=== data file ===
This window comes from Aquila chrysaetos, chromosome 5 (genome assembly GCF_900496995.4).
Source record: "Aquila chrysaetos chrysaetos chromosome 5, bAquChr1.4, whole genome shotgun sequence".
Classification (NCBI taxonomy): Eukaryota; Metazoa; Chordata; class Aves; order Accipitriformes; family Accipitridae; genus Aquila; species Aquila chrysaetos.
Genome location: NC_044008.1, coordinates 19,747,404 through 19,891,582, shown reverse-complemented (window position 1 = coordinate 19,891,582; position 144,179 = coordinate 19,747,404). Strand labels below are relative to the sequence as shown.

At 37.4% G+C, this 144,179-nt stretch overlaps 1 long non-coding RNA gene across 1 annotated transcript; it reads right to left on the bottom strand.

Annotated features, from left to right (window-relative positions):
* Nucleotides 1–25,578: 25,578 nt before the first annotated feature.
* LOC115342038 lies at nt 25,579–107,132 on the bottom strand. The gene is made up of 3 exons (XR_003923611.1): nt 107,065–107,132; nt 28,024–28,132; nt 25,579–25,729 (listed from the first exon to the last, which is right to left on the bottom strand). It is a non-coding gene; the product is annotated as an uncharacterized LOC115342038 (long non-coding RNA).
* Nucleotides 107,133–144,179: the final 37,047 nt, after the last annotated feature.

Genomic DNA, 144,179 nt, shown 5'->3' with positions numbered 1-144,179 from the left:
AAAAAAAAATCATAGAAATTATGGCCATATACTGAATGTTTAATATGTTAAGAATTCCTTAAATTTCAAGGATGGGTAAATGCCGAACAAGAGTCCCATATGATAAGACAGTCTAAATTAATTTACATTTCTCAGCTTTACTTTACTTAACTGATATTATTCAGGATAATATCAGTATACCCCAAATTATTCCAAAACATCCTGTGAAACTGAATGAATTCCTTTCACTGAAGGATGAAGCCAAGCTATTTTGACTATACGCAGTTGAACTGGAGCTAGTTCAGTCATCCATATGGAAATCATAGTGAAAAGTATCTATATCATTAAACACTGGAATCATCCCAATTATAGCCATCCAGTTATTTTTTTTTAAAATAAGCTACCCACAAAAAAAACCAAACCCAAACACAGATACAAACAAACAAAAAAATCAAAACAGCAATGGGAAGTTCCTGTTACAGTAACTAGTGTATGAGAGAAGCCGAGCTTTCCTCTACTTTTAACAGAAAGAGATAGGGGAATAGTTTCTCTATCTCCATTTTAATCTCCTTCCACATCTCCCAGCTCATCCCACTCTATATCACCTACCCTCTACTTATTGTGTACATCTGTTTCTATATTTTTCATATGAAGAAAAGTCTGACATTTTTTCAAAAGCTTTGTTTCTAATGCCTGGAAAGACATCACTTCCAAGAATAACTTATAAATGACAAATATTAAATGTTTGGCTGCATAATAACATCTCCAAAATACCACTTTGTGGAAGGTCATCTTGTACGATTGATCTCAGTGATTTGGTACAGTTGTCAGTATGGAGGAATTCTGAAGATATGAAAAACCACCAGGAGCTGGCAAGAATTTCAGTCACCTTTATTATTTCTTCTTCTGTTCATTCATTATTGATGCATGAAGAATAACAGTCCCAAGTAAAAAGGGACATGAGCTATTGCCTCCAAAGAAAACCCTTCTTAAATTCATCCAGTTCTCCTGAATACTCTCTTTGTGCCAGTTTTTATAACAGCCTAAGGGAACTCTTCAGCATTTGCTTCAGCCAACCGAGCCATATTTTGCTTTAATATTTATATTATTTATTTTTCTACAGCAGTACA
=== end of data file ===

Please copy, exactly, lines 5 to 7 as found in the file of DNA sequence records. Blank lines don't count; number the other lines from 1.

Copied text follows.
At 37.4% G+C, this 144,179-nt stretch overlaps 1 long non-coding RNA gene across 1 annotated transcript; it reads right to left on the bottom strand.

Annotated features, from left to right (window-relative positions):
* Nucleotides 1–25,578: 25,578 nt before the first annotated feature.